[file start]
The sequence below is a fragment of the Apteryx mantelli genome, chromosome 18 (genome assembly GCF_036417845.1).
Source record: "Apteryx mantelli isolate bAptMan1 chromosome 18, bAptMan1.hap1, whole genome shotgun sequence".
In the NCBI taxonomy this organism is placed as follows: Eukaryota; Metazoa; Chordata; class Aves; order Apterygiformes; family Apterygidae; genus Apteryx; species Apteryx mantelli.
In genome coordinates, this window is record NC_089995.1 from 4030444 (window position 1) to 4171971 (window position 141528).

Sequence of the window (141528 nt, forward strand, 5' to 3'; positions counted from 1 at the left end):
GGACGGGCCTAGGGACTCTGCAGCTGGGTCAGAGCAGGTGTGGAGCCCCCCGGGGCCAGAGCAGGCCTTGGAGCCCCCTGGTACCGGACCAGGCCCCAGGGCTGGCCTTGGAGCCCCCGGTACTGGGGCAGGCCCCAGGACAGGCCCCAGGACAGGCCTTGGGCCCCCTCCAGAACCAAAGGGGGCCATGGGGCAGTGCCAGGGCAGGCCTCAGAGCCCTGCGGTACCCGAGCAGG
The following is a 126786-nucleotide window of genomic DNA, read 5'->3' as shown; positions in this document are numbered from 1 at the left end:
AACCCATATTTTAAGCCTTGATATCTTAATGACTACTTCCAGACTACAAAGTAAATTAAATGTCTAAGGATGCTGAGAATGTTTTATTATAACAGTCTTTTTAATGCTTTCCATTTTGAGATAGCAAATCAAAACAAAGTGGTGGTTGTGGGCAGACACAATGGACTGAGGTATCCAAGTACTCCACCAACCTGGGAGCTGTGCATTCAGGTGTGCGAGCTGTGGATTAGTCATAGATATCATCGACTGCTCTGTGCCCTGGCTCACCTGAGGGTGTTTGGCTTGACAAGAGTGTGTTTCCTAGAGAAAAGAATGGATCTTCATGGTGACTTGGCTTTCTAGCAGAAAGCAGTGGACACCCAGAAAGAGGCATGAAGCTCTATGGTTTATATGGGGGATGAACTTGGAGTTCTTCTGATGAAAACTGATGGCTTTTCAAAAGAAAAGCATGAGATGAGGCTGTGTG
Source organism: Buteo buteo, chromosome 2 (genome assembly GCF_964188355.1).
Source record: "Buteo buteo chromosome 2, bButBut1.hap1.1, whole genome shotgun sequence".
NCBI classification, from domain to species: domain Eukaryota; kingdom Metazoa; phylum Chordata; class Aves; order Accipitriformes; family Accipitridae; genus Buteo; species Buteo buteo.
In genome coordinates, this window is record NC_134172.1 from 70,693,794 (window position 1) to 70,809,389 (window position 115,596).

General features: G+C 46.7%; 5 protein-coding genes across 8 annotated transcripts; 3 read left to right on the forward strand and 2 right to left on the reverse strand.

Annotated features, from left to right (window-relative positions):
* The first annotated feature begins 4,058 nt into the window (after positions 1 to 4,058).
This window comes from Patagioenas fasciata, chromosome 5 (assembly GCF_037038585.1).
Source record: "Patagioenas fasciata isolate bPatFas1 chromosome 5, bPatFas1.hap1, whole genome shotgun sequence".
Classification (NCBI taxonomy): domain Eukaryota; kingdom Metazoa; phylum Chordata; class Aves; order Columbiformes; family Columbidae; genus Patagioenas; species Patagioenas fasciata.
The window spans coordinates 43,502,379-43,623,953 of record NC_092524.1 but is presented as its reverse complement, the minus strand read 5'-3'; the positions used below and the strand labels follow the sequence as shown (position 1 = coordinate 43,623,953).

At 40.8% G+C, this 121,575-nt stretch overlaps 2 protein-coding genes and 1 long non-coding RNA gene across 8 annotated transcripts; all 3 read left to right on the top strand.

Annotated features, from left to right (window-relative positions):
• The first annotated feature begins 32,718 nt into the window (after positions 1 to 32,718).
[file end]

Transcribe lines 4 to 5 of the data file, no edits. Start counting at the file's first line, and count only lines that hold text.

In genome coordinates, this window is record NC_089995.1 from 4030444 (window position 1) to 4171971 (window position 141528).

Sequence of the window (141528 nt, forward strand, 5' to 3'; positions counted from 1 at the left end):